This bridge is one of a number of unusual pony truss bridges built by the Champion Bridge Company in Preble County well after the truss bridge era had come to a close in most of the country. They are noted for their use of modern design such as rolled beams and omission of any built-up beams, while continuing the older, traditional use of rivets for connections. The riveted connections are a contrast to the welded truss bridges that were built in Ohio around the same time as these bridges and continue to be built in the present day. The riveted connections add to the visual qualities of the bridges, compared to the plain-looking welded connections.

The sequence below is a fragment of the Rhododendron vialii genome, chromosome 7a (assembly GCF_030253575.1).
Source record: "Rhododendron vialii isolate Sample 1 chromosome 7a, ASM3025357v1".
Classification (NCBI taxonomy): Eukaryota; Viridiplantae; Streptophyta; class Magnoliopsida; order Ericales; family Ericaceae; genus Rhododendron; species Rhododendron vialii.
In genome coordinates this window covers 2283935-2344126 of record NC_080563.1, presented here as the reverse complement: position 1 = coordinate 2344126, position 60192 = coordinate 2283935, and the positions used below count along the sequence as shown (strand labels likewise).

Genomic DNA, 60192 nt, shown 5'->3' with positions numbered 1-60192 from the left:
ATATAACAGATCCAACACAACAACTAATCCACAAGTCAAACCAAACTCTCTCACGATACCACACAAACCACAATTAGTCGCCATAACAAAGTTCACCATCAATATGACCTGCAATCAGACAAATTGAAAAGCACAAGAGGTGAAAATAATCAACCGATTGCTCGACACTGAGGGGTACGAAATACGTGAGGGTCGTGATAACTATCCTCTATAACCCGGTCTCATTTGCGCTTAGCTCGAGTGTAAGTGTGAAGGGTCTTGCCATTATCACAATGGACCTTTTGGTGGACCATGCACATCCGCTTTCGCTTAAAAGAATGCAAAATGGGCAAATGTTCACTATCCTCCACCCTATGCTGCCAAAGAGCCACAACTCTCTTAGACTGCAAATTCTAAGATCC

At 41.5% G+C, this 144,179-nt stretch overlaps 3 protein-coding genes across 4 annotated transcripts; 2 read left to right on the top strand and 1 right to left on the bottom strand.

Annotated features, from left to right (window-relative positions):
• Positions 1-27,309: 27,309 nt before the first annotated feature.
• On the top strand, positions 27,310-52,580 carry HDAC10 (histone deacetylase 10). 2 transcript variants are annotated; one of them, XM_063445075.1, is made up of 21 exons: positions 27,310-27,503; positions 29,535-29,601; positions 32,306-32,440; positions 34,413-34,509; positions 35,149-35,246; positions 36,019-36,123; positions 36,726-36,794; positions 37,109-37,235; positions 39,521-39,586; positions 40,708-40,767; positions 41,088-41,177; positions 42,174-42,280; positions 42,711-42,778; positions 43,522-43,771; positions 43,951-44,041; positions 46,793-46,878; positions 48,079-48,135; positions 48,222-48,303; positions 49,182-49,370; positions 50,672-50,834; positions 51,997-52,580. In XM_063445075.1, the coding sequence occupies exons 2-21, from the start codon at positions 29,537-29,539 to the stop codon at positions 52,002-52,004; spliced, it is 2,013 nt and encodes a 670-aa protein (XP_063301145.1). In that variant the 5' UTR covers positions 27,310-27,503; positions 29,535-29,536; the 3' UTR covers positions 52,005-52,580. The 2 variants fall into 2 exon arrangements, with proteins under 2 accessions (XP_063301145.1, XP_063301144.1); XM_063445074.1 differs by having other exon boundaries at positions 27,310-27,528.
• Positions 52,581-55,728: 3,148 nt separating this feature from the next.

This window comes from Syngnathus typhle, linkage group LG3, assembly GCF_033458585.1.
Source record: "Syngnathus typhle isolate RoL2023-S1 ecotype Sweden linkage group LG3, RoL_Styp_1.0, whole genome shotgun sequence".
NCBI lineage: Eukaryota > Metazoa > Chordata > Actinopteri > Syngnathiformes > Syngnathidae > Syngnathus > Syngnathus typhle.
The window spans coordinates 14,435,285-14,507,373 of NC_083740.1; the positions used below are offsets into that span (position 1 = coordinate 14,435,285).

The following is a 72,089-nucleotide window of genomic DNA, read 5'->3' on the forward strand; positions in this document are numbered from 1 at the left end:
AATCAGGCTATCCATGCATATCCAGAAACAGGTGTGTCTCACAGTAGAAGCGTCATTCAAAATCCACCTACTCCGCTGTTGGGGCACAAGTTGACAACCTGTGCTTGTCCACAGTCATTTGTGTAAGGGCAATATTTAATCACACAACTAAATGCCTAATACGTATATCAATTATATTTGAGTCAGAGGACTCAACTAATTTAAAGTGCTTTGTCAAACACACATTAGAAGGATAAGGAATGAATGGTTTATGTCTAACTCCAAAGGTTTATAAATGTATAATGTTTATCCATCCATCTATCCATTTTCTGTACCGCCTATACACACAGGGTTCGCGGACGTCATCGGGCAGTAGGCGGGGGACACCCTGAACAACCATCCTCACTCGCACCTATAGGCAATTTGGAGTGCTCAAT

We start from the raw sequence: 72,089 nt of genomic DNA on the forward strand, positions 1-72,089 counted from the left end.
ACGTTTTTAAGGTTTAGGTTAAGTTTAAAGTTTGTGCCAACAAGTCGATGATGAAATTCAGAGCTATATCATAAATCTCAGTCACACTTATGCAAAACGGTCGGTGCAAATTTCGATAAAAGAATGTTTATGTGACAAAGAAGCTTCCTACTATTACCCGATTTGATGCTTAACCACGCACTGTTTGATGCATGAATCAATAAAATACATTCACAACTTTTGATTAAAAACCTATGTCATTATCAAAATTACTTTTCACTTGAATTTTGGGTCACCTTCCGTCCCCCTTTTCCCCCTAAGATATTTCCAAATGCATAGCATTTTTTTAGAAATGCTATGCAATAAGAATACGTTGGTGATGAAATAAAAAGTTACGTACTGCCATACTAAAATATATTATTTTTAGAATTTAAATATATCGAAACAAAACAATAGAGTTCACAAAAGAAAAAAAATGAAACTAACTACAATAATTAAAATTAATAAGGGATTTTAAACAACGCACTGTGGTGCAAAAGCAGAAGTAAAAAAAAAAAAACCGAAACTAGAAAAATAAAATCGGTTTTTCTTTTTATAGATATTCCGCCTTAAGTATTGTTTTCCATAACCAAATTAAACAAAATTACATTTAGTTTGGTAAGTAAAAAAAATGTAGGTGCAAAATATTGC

The 1950s and 1960s were the final home run of a transition from aesthetic bridge design to "purely functional" bridge design, where the "art" in bridge building came to a close thus ending a tradition of beauty in bridges. As a result, this bridge, with a 1958 construction date, represents the end of this transition. While it still has aesthetic value, mainly in the old-fashioned rivets, it is quite plain, with its rolled i-beams.
This bridge is both the longest and the newest example of the Champion Bridge Company bridges in Preble County. It features a well shaped arch design with no horizontal section of the polygonal top chord.
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